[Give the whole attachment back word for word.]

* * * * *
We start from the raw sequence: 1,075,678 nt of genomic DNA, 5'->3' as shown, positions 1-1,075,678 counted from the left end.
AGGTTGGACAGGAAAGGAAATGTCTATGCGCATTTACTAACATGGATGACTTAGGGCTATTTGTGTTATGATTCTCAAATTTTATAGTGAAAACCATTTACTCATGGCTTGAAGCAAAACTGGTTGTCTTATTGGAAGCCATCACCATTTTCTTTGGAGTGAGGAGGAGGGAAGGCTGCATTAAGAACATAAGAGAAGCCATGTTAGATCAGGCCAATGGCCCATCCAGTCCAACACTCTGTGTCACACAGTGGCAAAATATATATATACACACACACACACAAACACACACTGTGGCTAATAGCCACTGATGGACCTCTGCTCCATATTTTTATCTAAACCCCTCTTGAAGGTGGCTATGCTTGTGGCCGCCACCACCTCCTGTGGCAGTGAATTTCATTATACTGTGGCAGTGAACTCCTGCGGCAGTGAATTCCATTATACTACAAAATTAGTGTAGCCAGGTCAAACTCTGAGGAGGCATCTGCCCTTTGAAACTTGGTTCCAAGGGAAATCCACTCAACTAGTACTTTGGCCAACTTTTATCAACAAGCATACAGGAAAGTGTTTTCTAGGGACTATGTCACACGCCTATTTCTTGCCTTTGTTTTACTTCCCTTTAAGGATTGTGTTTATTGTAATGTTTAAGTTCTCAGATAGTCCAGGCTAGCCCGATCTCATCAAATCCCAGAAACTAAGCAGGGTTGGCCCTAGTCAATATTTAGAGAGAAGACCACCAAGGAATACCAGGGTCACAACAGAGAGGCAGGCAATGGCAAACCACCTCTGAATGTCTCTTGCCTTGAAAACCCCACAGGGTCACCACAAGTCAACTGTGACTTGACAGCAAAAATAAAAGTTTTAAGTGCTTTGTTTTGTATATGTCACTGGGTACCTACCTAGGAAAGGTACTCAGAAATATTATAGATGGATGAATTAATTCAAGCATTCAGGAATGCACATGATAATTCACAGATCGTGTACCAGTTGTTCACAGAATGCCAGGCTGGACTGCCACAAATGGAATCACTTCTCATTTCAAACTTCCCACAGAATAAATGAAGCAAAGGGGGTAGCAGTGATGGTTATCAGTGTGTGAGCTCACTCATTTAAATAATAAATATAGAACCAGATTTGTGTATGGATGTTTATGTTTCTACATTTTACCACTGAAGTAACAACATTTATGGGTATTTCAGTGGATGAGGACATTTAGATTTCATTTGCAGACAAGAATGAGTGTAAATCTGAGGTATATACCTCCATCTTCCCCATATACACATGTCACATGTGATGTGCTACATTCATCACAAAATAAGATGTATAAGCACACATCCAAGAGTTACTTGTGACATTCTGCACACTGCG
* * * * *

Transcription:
We start from the raw sequence: 1,075,678 nt of genomic DNA, 5'->3' as shown, positions 1-1,075,678 counted from the left end.
AGGTTGGACAGGAAAGGAAATGTCTATGCGCATTTACTAACATGGATGACTTAGGGCTATTTGTGTTATGATTCTCAAATTTTATAGTGAAAACCATTTACTCATGGCTTGAAGCAAAACTGGTTGTCTTATTGGAAGCCATCACCATTTTCTTTGGAGTGAGGAGGAGGGAAGGCTGCATTAAGAACATAAGAGAAGCCATGTTAGATCAGGCCAATGGCCCATCCAGTCCAACACTCTGTGTCACACAGTGGCAAAATATATATATACACACACACACACAAACACACACTGTGGCTAATAGCCACTGATGGACCTCTGCTCCATATTTTTATCTAAACCCCTCTTGAAGGTGGCTATGCTTGTGGCCGCCACCACCTCCTGTGGCAGTGAATTTCATTATACTGTGGCAGTGAACTCCTGCGGCAGTGAATTCCATTATACTACAAAATTAGTGTAGCCAGGTCAAACTCTGAGGAGGCATCTGCCCTTTGAAACTTGGTTCCAAGGGAAATCCACTCAACTAGTACTTTGGCCAACTTTTATCAACAAGCATACAGGAAAGTGTTTTCTAGGGACTATGTCACACGCCTATTTCTTGCCTTTGTTTTACTTCCCTTTAAGGATTGTGTTTATTGTAATGTTTAAGTTCTCAGATAGTCCAGGCTAGCCCGATCTCATCAAATCCCAGAAACTAAGCAGGGTTGGCCCTAGTCAATATTTAGAGAGAAGACCACCAAGGAATACCAGGGTCACAACAGAGAGGCAGGCAATGGCAAACCACCTCTGAATGTCTCTTGCCTTGAAAACCCCACAGGGTCACCACAAGTCAACTGTGACTTGACAGCAAAAATAAAAGTTTTAAGTGCTTTGTTTTGTATATGTCACTGGGTACCTACCTAGGAAAGGTACTCAGAAATATTATAGATGGATGAATTAATTCAAGCATTCAGGAATGCACATGATAATTCACAGATCGTGTACCAGTTGTTCACAGAATGCCAGGCTGGACTGCCACAAATGGAATCACTTCTCATTTCAAACTTCCCACAGAATAAATGAAGCAAAGGGGGTAGCAGTGATGGTTATCAGTGTGTGAGCTCACTCATTTAAATAATAAATATAGAACCAGATTTGTGTATGGATGTTTATGTTTCTACATTTTACCACTGAAGTAACAACATTTATGGGTATTTCAGTGGATGAGGACATTTAGATTTCATTTGCAGACAAGAATGAGTGTAAATCTGAGGTATATACCTCCATCTTCCCCATATACACATGTCACATGTGATGTGCTACATTCATCACAAAATAAGATGTATAAGCACACATCCAAGAGTTACTTGTGACATTCTGCACACTGCG